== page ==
Steve McMichael doesn’t want Bears fans to be “disgruntled” with him “because I consider myself a Bear, baby.” Jonathan Daniel/Getty Images
Bennett and McMichael were actually teammates with the Packers in 1994, Bennett’s third season in the league. The running back finished his career with two years (1998-99) with the Bears.

Bennett then came back to the Packers as assistant coach from 2005-17. Just about every time the Bears came up on the schedule in recent seasons, Bennett would get questions about the rivalry and what it was like to play on both sides. He was always careful not to say anything that would stir up trouble.

“I was lucky enough to play for two great organizations,” Bennett said last year. “But I started with the Packers, and I’m still with the Packers.”

The anomaly is Julius Peppers, who shouldn’t be strictly associated with one team or the other.

Perhaps that’s why it was Peppers who — after he gave a much-talked-about inspirational pregame speech in the Green Bay locker room before his first game against the Bears as a Packer, in 2014 — expressed empathy for his old team after a 55-14 Green Bay victory.

“I’m not really here to kick them while they’re down,” Peppers said after that game.

Unlike Bennett and McMichael, who finished their careers with the rival team, Peppers’ time in the rivalry — four years with the Bears (2000-13) and three with the Packers (2014-16) — came in the middle of his career, sandwiched between his start and presumed finish with the Carolina Panthers, which will ultimately be the team he’s associated with the most.

McMichael said he signed with the Packers because Brett Favre and Reggie White were there, and it was “a chance to play with some legends.”

Then he added: “Really, the Bears said, ‘We don’t want you anymore,’ and the Packers said, ‘We do.’ So what do you do? You go to Green Bay.”

Then-Packers coach Mike Holmgren made McMichael the defensive captain for both games against the Bears that season, including the Monday Night Football monsoon game on Halloween.

“God was crying that night because I was playing for the Packers,” McMichael said.

Photo: Jonathan Daniel/Getty Images

Aaron Rodgers agrees to record-setting extension

Rob Demovsky, ESPN Staff Writer

GREEN BAY, Wis. — Aaron Rodgers and the Green Bay Packers have agreed to a record-breaking four-year, $134 million extension that could be worth up to $180 million in total money, a source told ESPN’s Adam Schefter on Wednesday.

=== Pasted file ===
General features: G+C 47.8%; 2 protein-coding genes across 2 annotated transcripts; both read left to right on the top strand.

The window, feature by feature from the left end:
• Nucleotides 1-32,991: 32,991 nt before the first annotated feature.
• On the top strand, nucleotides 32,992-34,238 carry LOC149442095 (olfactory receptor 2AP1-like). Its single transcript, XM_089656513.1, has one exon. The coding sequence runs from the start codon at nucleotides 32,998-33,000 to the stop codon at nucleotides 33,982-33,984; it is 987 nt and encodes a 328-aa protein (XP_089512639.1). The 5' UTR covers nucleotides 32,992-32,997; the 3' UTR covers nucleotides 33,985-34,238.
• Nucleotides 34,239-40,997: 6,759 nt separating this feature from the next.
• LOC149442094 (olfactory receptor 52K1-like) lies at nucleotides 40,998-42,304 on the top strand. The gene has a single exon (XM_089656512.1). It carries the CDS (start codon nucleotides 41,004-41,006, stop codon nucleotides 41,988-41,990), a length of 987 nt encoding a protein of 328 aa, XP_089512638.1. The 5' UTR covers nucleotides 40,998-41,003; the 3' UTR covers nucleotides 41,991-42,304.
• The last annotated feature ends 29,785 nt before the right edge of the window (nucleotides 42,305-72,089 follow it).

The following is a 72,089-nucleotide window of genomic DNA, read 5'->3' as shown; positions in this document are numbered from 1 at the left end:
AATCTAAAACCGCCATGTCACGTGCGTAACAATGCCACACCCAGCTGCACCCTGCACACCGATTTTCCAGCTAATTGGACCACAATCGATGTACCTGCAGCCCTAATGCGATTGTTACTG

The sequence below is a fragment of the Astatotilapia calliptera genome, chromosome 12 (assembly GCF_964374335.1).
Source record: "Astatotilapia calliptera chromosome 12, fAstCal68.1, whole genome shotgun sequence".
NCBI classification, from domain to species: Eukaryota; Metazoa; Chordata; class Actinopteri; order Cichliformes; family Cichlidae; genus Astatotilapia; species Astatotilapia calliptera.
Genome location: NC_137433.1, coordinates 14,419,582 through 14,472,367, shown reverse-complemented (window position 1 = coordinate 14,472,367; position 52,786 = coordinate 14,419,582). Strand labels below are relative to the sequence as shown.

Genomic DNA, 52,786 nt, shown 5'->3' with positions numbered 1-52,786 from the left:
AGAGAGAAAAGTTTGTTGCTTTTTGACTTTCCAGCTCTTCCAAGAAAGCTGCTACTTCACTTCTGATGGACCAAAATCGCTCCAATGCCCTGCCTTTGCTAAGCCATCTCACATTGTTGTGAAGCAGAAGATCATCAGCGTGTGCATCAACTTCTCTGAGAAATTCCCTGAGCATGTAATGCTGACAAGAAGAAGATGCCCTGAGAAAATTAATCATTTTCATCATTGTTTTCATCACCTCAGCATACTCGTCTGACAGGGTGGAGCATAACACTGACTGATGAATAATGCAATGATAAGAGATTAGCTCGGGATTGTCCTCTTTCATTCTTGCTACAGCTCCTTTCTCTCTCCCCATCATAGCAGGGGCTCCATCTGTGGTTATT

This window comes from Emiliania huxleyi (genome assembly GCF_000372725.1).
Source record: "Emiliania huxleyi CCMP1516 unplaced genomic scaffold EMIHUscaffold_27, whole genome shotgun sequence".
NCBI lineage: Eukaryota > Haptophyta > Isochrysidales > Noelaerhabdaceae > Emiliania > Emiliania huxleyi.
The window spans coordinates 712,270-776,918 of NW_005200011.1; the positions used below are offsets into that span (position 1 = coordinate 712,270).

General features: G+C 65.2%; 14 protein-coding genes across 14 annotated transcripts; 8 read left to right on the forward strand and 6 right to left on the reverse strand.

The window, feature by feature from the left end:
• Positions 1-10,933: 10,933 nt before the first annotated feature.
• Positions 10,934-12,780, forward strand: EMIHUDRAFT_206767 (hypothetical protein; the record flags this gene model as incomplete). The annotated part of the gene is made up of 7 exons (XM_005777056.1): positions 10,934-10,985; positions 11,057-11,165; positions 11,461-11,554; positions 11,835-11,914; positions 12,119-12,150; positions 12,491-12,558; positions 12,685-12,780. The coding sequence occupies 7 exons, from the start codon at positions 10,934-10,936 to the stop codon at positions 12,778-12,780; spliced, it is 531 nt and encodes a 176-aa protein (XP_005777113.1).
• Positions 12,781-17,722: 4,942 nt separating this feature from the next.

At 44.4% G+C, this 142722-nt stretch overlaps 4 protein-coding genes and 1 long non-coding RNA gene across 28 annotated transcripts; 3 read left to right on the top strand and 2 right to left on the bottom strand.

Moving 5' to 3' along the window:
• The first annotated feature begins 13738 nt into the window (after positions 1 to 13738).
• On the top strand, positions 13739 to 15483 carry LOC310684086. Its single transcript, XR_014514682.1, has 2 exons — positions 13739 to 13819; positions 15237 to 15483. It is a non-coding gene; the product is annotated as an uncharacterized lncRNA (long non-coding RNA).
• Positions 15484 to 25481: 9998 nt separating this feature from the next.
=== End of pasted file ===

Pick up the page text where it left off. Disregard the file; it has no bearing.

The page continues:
Rodgers is expected to sign the deal at some point Wednesday, a source told Schefter. The deal would run through the 2023 season, when Rodgers will turn 40 years old.

The extension includes nearly $103 million total in guarantees, another record amount, and has an annual average value of $33.5 million, according to Schefter.

The total maximum value of the deal is between $176 million and $180 million, based on $4 million in incentives tied to helping the Packers make the playoffs and finishing top three in quarterback rating, the source told Schefter.

An important feature of the deal for Rodgers was the cash flow in the first year, according to Schefter. Rodgers will receive $67 million by the end of the 2018 calendar year and an additional $13 million before March 17, 2019, according to Schefter.

The two sides had been working on this since before the combine in early March, when new general manager Brian Gutekunst said he expected a deal to get done this offseason.

When Atlanta Falcons quarterback Matt Ryan signed an extension on May 3 that averaged $30 million per season, it cleared the way for the Packers to once again make Rodgers the highest-paid player in the NFL. That came after Jimmy Garoppolo’s deal for $27.5 million a year with the 49ers in February and Kirk Cousins’ $28 million a year deal with the Vikings in March.

When Rodgers signed his last contract — a five-year, $110 million extension that included a $35 million signing bonus and a total of $54 million guaranteed — he was at the top of the scale at $22 million per year. He surpassed Baltimore Ravens quarterback Joe Flacco, who at $20.1 million per season had been the highest paid player in the NFL.